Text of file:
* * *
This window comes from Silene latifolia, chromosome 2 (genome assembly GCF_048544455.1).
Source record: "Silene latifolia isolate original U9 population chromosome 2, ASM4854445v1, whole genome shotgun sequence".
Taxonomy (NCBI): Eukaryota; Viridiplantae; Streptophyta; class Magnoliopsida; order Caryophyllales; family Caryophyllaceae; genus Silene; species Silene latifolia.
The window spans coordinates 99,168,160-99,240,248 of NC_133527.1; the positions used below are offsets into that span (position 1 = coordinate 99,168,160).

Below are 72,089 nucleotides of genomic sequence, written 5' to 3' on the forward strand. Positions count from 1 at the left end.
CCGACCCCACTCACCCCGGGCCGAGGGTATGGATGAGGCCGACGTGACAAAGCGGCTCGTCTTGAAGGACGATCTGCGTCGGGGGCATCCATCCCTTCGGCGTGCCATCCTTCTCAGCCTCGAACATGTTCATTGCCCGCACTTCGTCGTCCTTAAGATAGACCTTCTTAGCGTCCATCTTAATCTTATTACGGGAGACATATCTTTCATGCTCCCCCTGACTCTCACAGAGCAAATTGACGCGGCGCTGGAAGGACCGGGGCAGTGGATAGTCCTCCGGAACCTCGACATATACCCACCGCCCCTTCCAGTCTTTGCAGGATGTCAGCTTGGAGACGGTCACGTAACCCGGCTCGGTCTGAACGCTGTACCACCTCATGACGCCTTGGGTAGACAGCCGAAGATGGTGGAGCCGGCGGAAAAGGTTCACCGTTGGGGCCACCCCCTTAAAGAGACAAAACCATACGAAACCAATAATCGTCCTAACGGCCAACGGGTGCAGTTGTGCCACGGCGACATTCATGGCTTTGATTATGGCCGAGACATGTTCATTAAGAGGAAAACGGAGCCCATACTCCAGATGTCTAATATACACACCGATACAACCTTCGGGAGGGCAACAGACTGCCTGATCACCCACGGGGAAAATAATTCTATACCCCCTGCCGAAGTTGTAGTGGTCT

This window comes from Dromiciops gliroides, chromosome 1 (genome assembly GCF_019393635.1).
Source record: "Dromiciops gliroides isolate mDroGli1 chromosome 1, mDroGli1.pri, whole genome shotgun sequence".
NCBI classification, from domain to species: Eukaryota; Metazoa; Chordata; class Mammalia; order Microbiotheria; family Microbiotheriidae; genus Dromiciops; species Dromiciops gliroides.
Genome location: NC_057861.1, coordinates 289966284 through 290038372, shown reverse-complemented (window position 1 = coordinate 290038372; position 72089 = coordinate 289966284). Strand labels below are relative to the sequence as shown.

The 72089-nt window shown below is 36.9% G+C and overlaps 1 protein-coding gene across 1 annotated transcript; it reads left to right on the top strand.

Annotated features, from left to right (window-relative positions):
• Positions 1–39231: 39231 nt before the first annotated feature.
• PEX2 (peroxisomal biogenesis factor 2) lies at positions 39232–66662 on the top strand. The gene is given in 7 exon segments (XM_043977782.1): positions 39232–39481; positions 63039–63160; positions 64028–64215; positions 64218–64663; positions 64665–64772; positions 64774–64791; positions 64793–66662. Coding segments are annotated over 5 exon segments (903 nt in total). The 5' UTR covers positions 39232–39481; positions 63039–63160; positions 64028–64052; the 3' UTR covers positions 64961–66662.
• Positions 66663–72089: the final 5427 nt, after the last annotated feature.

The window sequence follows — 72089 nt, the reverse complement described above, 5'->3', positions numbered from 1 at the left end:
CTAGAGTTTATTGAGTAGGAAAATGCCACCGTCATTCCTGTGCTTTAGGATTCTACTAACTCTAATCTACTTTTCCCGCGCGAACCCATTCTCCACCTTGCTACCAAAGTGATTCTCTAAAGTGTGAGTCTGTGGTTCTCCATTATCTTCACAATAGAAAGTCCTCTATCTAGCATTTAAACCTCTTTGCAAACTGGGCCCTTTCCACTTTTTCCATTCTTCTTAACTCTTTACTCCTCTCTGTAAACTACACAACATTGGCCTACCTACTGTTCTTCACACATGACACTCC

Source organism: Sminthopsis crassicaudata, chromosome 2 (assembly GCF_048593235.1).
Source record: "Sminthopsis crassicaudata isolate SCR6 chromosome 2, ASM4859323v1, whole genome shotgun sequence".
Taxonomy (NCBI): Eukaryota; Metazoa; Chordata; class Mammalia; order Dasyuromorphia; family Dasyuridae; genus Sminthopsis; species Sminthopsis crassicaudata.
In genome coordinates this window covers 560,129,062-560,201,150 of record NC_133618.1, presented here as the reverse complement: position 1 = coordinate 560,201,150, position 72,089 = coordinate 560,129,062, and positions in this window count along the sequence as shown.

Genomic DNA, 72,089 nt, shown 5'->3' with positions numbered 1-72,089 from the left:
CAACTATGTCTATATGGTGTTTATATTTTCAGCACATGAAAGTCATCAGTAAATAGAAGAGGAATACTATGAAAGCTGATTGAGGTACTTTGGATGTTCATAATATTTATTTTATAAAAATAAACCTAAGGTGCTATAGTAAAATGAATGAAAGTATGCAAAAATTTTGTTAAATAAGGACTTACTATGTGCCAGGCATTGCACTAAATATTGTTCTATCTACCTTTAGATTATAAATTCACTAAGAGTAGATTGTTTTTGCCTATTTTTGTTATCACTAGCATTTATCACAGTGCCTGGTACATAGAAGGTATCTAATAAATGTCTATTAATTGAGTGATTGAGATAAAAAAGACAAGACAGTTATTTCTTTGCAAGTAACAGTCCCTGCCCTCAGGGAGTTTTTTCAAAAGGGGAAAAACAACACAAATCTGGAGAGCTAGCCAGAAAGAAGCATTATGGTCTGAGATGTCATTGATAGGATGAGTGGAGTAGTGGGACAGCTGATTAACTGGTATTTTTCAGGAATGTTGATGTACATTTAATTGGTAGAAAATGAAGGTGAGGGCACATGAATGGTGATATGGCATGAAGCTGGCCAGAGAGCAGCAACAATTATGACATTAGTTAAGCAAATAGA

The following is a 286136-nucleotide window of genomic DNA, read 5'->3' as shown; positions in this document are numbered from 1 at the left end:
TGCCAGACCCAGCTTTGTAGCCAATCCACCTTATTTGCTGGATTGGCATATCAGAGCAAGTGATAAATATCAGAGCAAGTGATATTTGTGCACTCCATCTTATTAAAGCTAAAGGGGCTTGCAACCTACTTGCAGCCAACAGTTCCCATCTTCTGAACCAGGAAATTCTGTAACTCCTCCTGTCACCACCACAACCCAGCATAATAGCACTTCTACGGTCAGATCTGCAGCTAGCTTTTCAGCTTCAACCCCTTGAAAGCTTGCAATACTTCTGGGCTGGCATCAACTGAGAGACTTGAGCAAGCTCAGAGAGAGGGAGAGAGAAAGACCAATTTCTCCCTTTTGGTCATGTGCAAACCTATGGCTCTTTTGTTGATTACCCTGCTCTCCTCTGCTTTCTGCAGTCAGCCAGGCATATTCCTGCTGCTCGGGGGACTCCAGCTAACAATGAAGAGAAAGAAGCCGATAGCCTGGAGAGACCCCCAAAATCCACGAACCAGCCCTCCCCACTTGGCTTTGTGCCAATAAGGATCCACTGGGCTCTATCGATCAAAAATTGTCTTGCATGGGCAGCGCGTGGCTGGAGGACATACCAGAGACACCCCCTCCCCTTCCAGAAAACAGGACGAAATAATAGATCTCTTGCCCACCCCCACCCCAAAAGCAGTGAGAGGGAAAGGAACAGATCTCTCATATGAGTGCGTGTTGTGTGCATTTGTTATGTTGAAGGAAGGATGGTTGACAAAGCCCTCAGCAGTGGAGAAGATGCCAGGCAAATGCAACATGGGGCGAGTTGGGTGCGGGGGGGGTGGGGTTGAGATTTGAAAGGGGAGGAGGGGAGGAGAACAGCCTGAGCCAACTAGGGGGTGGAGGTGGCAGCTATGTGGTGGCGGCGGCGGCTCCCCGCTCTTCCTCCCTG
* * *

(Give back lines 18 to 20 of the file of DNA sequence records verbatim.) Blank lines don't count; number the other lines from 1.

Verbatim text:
Source organism: Sminthopsis crassicaudata, chromosome 2 (assembly GCF_048593235.1).
Source record: "Sminthopsis crassicaudata isolate SCR6 chromosome 2, ASM4859323v1, whole genome shotgun sequence".
Taxonomy (NCBI): Eukaryota; Metazoa; Chordata; class Mammalia; order Dasyuromorphia; family Dasyuridae; genus Sminthopsis; species Sminthopsis crassicaudata.